Helen Mirra & Allyson Strafella, Fieno (Hay), 2019. Installation view at Art Basel Feature 2019, Hall 2.1, Booth T8. Ph. Andrea Rossetti


Monica Bonvicini, Breathing, 2017. Installation view at Art Basel Unlimited 2019, Hall 1.1, Booth U51. Ph. Andrea Rossetti
Courtesy of the artist, Galleria Raffaella Cortese, Milan, Galerie Peter Kilchmann, Zürich, Mitchell-Innes & Nash, New York.



Since its foundation, seventeen years ago, The Breeder was born with a very specific ambition: to bring internationally known artists into the local scene and to promote young emerging Greek artists towards the global agora. As regards the latter, which relevant projects and institutional relations would you like to mention? 

From the very beginning The Breeder has been extremely extroverted, which was important in establishing a platform to promote emerging artists, Greek and international, to the global arena. The visibility that institutions like the Lyon Biennial and the Venice Biennial, where Andreas Lolis is now included, or Documenta and international fairs like LISTE in Basel, Frieze London and Frieze NY have offered over the years to our exhibiting artists has been an asset and a great tool for our endeavours.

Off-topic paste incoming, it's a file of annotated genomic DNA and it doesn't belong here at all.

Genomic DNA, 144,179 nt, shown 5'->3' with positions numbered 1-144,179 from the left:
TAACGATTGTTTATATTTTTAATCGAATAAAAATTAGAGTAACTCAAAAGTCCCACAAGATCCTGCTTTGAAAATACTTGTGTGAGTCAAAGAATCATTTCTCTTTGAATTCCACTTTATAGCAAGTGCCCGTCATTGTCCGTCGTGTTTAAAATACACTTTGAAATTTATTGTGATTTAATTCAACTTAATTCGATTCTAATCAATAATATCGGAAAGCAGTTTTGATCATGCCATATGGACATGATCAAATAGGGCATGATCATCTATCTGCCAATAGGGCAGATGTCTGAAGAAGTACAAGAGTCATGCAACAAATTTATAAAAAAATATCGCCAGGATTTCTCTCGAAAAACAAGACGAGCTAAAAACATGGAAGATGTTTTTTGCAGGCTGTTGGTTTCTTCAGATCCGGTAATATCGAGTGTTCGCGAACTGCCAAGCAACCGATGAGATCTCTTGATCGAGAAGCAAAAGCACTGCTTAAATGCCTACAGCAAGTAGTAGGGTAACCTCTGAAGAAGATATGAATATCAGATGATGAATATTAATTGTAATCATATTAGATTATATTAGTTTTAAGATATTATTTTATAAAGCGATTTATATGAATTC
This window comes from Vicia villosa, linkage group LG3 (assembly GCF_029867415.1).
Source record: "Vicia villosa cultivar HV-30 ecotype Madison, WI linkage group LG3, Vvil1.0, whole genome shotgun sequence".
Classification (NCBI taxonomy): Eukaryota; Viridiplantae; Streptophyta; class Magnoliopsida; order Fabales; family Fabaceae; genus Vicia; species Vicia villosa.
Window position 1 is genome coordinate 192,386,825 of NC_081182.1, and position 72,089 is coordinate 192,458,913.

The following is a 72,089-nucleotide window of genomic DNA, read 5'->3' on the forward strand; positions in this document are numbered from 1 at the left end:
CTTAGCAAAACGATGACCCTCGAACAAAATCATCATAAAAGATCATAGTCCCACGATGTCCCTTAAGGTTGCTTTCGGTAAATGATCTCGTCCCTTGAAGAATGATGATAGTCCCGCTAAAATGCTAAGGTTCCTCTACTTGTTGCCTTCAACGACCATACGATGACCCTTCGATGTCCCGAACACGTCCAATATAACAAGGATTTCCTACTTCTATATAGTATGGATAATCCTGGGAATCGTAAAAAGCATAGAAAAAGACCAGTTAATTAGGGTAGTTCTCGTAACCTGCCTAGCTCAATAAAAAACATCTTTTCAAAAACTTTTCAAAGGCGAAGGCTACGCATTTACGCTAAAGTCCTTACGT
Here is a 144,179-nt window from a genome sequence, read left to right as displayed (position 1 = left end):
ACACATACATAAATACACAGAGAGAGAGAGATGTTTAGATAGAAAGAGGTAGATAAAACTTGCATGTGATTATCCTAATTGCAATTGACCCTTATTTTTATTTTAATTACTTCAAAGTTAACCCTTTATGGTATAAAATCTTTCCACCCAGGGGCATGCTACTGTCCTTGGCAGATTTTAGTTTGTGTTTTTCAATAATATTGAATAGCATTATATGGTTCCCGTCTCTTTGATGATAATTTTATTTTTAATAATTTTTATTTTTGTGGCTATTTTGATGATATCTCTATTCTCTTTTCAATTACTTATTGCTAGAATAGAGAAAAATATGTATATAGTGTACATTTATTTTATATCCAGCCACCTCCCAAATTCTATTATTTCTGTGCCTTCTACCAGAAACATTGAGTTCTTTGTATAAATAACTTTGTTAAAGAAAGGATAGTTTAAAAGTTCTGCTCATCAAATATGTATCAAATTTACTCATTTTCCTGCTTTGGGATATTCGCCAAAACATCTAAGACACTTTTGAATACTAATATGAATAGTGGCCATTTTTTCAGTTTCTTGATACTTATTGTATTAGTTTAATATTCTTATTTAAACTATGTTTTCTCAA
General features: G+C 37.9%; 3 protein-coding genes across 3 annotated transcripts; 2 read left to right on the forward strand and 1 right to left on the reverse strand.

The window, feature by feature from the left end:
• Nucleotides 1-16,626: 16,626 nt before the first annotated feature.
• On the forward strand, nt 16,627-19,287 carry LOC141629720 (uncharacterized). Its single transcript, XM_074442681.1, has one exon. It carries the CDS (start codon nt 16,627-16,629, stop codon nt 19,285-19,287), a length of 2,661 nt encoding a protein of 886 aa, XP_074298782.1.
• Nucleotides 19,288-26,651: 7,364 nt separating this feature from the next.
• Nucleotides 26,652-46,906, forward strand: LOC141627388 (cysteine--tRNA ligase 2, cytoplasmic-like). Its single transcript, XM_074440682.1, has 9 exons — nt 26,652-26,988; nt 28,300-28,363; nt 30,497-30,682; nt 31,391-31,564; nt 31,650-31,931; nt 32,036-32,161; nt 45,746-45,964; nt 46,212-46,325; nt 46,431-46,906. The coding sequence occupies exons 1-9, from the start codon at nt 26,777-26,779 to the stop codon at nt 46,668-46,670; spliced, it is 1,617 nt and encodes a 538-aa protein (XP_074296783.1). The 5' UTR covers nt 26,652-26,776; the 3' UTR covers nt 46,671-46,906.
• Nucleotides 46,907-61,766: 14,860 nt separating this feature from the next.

You were a pioneer in Athens. How is your bond evolving today - always extremely strong - with the Athenian territory? According to you, in which direction is the Athenian contemporary art market going today? And what about the cultural and intellectual legacy of Documenta?

The last edition of Documenta was very politically charged, reflecting the shifting politics and geopolitics that we are facing today as European citizens. Documenta 14 has initiated an ignition of forces, thinkers and visual artists to find their space and grow their ideas. This is a process that we see taking place in Athens currently and will continue to have an impact on future generations. In recent years the term “Athens based artist” has become more relevant than ever. Athens is rapidly becoming a hub for artists, curators and creative people from all walks of life. Αt the same time, Artist run spaces are flourishing in the neighbourhoods around the Acropolis. As for the market, while we lost a generation of collectors to the crisis, we now see a new generation of very active, very informed and very young collectors emerging, most of whom have backgrounds in shipping. What is exciting is to see their energy, passion and enthusiasm and we trust that their commitment will energise the entire scene.

What recommendations would you now give to an emergent gallery?

Flexibility is key in this industry and reinventing one's self in order to follow the establishment is not necessarily the correct path. Nurture your relationships with your artists and collectors and don’t lose sight of the bigger picture.


Angelo Plessas, Chrysanne Stathacos, installation view at The Breeder booth T5, Art Basel 2019


Andreas Angelidakis, Post-Ruin (Pink), 2019 installation view at Unlimited 2019


III MeetMee --> Zero...

When the gallery was born in 2000 in Milan, had you already been dealing with both emergent international artists and Italian ones of your generation as today? Was the focus of the gallery to have a certain experimental and new attitude towards the art system?